The famous German director didn't want to make a film about Pope Francis — he wanted to make a film with him. Wenders' documentary "Pope Francis: A Man of His Word" is an intimate portrayal of a "unique human."
No film has ever captured a Pope so intimately — until now. German film director Wim Wenders' documentary "Pope Francis: A Man of His Word" is a journey to and with the current the head of the Catholic Church, an encounter and meditation with this unusual man in the filmmaker's best style.
The 96-minute film, which the director has been laboring away on since 2013, was screened Sunday evening at the Cannes Film Festival as an out-of-competition offering. It opens in the US on May 15 and in Germany on June 14.
The film begins with a long shot of Assisi. As the birthplace of Saint Francis of Assisi (1181-1226), the central Italian city has been considered a Catholic counterweight to Rome. The preacher, born to a rich family, radically devoted himself to the poor, baring himself entirely before his God, discovering the world and its Creation anew.
Wenders' sonorous voice tells Assisi's story from off-screen, recalling passages from "Wings of Desire" (1987), a fantasy romance on estranged love, and from "The Salt of the Earth" (2014), a biographical documentary focused on nature photography. All are a meditation on time.
The camera captures Jorge Mario Bergoglio as he exits the papal conclave and steps onto the balcony of St. Peter's Basilica, his first moments as the newly elected Pope Francis. And the camera travels with him around the world: to a dangerous, destitute quarter in Rio de Janeiro; to a rundown Roma settlement on the outskirts of Rome; to the victims of a hurricane in the Philippines. The images include brilliant, previously unpublished shots from the Vatican's collection.
On the heels of the Pope
The so-called famous faces of the world — US Presidents Donald Trump and Barack Obama, Russian President Vladimir Putin, German Chancellor Angela Merkel — appear on the sidelines for mere seconds. Yes, Pope Francis meets with them. But he encounters others, for example, in Rio.
There, crowds line the city's sidewalks and cheer as the popemobile rolls through the streets. Pope Francis waves here, blesses there. It's a drive with gravitational force, drawn-out yet swift, and accompanied by the music of iconic Argentine folk singer Mercedes Sosa.
But suddenly Francis stops his car. He has spotted an old nun amidst the crowd — who he had met in 1969! The two old individuals fall into a long embrace. Sister Maria Eufemia later tells the camera with sparkling eyes: "God sent us the pope that the world needs right now."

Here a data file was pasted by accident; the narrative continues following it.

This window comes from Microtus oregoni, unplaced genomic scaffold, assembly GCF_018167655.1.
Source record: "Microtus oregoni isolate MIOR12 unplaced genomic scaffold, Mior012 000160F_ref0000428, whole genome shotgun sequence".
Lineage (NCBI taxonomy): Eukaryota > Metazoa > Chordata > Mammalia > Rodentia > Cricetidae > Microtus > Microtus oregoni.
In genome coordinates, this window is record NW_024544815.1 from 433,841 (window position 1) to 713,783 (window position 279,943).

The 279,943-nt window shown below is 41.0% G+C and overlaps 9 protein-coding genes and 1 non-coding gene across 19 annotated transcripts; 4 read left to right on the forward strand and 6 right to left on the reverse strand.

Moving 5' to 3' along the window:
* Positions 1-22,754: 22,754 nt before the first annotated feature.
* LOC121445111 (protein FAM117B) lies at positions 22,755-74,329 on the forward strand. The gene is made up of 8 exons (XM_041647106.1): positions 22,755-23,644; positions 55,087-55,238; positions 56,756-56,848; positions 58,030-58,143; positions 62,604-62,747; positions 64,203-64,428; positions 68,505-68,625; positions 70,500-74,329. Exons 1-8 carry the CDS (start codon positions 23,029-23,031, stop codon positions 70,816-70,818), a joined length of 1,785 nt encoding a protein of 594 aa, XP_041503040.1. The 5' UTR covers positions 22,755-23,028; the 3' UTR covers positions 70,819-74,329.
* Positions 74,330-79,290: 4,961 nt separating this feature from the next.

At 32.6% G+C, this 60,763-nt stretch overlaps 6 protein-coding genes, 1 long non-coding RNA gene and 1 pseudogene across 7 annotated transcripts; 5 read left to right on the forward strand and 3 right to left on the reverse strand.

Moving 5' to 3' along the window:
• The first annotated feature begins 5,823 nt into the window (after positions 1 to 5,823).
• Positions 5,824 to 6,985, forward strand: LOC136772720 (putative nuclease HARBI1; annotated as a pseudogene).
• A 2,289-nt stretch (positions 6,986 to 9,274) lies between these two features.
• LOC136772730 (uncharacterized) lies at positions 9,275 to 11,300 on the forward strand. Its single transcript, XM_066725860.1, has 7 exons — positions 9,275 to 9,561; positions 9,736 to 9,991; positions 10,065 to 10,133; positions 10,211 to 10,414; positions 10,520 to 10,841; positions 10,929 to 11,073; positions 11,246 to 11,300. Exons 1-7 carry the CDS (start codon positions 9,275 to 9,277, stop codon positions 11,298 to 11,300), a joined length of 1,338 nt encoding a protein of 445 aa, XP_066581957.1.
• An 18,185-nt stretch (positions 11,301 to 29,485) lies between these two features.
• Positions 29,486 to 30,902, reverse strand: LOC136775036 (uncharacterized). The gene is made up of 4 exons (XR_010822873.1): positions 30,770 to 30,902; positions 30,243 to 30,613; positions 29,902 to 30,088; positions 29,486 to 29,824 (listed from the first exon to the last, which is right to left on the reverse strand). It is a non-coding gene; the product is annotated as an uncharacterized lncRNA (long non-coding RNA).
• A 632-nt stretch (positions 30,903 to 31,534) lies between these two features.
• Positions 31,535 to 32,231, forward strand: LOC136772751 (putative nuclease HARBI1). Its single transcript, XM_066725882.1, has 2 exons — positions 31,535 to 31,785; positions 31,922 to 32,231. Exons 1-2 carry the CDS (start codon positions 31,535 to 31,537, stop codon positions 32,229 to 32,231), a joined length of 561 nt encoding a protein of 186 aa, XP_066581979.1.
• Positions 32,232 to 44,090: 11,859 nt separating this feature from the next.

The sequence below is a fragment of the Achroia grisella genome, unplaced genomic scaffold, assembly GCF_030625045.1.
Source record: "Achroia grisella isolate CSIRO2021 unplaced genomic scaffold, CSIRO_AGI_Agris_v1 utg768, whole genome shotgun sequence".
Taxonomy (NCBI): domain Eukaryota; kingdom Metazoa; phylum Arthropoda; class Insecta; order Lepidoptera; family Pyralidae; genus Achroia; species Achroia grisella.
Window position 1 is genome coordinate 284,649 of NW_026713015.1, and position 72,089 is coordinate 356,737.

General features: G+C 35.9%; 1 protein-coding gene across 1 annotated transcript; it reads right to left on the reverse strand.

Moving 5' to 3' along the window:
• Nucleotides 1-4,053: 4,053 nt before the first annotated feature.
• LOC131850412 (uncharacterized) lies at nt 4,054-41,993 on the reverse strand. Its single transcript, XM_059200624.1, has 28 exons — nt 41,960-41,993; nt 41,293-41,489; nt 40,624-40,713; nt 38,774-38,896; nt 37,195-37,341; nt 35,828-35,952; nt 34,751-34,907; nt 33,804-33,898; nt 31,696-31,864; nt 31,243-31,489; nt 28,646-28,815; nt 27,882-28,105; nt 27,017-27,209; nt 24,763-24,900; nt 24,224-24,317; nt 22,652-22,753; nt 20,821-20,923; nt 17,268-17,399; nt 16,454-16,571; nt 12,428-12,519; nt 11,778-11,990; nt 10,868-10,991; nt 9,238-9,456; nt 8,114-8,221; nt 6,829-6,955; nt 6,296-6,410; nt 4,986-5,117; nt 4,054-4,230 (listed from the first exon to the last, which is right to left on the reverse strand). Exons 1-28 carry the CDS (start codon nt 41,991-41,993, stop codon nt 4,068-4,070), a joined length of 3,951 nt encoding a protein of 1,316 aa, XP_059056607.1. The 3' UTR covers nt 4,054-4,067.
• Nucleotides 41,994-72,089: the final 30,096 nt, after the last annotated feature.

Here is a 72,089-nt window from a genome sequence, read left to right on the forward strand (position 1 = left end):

Sharing a hug with an imprisoned convict; laying his hands on the sick: Such special moments are particular to Pope Francis.
A child at death's doorstep
At some point, Francis tells the camera about a terminally-ill 8-year-old cancer patient who wished to speak just once with the pope. When Francis learned of the child's wish, he called him on the phone, but the boy was asleep, so the pope left a message on the answering machine. A second phone attempt to reach the boy also failed. Finally, Francis managed to reach the boy's mother. The child, greatly weakened, could only listen to the pope and then thank him. The boy died hours later, Francis says in the documentary, quoting the child's thanks: "Grazie, Grazie."
Wenders uses a technical trick to achieve tightness and intimacy in the film's long spoken passages, which were taken from four interviews with the pope. The director himself did not want to appear in the film, so the pope speaks directly to a camera with a teleprompter that shows Wenders' face instead of text. Pope Francis listens to and answers Wenders' questions, speaking to the filmmaker's face into the camera. The viewer is drawn in unusually close, to say the least.
A film with the pope, not about him
The 72-year-old Wenders said in an interview that he didn't want to make "a biographical film about Francis" but "rather a film with him."
It's the ideas of this pope that the filmmaker finds compelling, such as his openness towards all people and the social problems of the world. For Wenders, Francis' position on the challenges and threat of climate change make the pontiff "very unique."
Zero tolerance for pedophilia in the Church
One detail exemplifies how much tension exists between Pope Francis and the system of the Catholic Church. Interviews in the film from 2012 and 2013 show the pope demanding "zero tolerance" when it comes to child abuse by Catholic officials. "The Church must punish the guilty," he says, as well as support investigations and work with state justice systems.
Francis says this with great seriousness and decisiveness. And now, in these first months of 2018, no other issues have preoccupied him as much as the cases of pedophilia by priests in Chile. He brushed aside the incidents as unproven when he visited the country in January — a catastrophic first reaction.
Since then, the pope has apologized publicly on multiple occasions. He met with victims and called all of Chile's bishops to Rome: "Zero tolerance," he says in the film. "There is no other way out. Zero tolerance."
The vignette shows the divide between the system and Pope Francis, who had already chosen to go down that path as he was elected. You hear the warm, calm voice of Wim Wenders expressing his amazement that no one before the current pope ever took the papal name of Francis, a "revolutionary of not just all of Christianity but all of humanity."
Wenders, a Catholic, has dared to make an almost tender film about — or also with — this Francis who is for him a "very unique" figure. It is not a film about the Church, and yet it shows that this nearly 2,000-year-old institution, this community of believers that is sometimes a violent global power system and sometimes a global movement of change will never be the same — can never be the same after this one man.